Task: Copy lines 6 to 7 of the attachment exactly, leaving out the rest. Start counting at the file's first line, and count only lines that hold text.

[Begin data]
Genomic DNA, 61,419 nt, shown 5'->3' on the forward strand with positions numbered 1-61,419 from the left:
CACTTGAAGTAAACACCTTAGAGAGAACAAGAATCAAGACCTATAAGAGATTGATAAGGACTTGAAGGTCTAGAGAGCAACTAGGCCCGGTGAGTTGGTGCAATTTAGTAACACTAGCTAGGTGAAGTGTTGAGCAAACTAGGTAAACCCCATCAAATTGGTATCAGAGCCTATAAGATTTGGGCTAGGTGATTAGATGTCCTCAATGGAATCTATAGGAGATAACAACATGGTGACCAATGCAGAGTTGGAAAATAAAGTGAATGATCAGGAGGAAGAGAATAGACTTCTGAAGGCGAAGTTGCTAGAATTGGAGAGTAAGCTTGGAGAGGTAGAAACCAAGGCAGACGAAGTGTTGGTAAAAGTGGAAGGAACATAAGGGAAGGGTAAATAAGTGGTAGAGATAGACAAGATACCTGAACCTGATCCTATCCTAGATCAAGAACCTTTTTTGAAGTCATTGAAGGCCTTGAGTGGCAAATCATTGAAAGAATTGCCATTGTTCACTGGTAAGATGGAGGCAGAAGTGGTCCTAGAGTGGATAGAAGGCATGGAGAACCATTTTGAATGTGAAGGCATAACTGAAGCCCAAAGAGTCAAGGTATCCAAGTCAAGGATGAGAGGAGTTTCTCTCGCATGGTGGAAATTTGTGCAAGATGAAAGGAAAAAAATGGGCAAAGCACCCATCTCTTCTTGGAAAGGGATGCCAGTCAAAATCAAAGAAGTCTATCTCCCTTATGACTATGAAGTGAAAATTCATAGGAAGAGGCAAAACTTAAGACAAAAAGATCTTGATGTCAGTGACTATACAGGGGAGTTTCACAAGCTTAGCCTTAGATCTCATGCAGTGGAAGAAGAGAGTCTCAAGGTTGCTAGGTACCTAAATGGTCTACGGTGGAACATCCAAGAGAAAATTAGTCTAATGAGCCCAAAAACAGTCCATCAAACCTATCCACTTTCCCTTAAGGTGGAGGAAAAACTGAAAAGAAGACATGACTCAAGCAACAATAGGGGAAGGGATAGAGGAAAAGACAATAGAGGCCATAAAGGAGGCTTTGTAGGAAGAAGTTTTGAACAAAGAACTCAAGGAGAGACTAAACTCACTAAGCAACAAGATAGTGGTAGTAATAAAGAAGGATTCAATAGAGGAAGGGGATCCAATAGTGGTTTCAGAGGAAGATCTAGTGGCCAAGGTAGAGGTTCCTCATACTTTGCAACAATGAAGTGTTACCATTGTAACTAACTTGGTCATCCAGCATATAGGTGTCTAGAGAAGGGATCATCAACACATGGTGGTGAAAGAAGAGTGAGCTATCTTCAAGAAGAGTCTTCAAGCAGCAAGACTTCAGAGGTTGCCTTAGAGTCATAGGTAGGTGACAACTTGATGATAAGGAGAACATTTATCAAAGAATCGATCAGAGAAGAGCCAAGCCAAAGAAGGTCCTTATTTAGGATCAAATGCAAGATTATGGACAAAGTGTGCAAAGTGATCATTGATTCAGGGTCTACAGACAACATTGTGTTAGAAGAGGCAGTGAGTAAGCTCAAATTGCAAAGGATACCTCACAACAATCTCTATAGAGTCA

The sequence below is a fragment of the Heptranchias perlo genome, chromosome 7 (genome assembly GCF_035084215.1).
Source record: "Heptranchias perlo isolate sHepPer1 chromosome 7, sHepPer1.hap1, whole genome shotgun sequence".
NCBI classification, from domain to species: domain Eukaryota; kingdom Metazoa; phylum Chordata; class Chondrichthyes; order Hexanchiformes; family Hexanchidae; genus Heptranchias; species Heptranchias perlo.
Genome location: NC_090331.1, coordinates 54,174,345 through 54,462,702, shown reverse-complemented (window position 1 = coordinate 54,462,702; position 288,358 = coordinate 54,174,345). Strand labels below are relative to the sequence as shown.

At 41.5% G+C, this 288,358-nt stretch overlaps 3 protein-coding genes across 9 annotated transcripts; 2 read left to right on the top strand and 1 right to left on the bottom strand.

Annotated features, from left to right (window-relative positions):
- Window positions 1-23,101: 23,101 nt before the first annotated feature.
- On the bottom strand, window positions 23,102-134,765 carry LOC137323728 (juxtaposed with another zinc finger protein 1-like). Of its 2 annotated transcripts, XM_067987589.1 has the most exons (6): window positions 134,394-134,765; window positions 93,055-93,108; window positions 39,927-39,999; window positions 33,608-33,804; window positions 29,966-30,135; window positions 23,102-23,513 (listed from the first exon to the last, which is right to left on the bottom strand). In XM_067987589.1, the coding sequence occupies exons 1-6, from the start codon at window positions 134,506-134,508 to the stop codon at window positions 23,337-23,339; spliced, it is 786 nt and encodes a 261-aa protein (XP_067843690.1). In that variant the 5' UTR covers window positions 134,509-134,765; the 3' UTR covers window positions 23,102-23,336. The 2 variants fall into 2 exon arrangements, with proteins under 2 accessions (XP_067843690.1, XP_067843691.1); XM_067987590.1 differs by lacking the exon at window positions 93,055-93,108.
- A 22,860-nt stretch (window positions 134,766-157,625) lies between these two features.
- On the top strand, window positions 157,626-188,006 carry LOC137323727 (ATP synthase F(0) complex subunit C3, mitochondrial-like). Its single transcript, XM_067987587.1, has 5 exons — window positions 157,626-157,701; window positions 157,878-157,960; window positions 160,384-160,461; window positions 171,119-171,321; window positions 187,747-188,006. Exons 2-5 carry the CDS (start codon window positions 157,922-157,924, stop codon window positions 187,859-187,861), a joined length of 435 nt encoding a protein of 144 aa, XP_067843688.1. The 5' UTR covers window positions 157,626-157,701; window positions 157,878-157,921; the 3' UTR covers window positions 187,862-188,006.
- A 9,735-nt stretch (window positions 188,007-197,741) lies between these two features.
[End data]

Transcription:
Genome location: NC_090331.1, coordinates 54,174,345 through 54,462,702, shown reverse-complemented (window position 1 = coordinate 54,462,702; position 288,358 = coordinate 54,174,345). Strand labels below are relative to the sequence as shown.

At 41.5% G+C, this 288,358-nt stretch overlaps 3 protein-coding genes across 9 annotated transcripts; 2 read left to right on the top strand and 1 right to left on the bottom strand.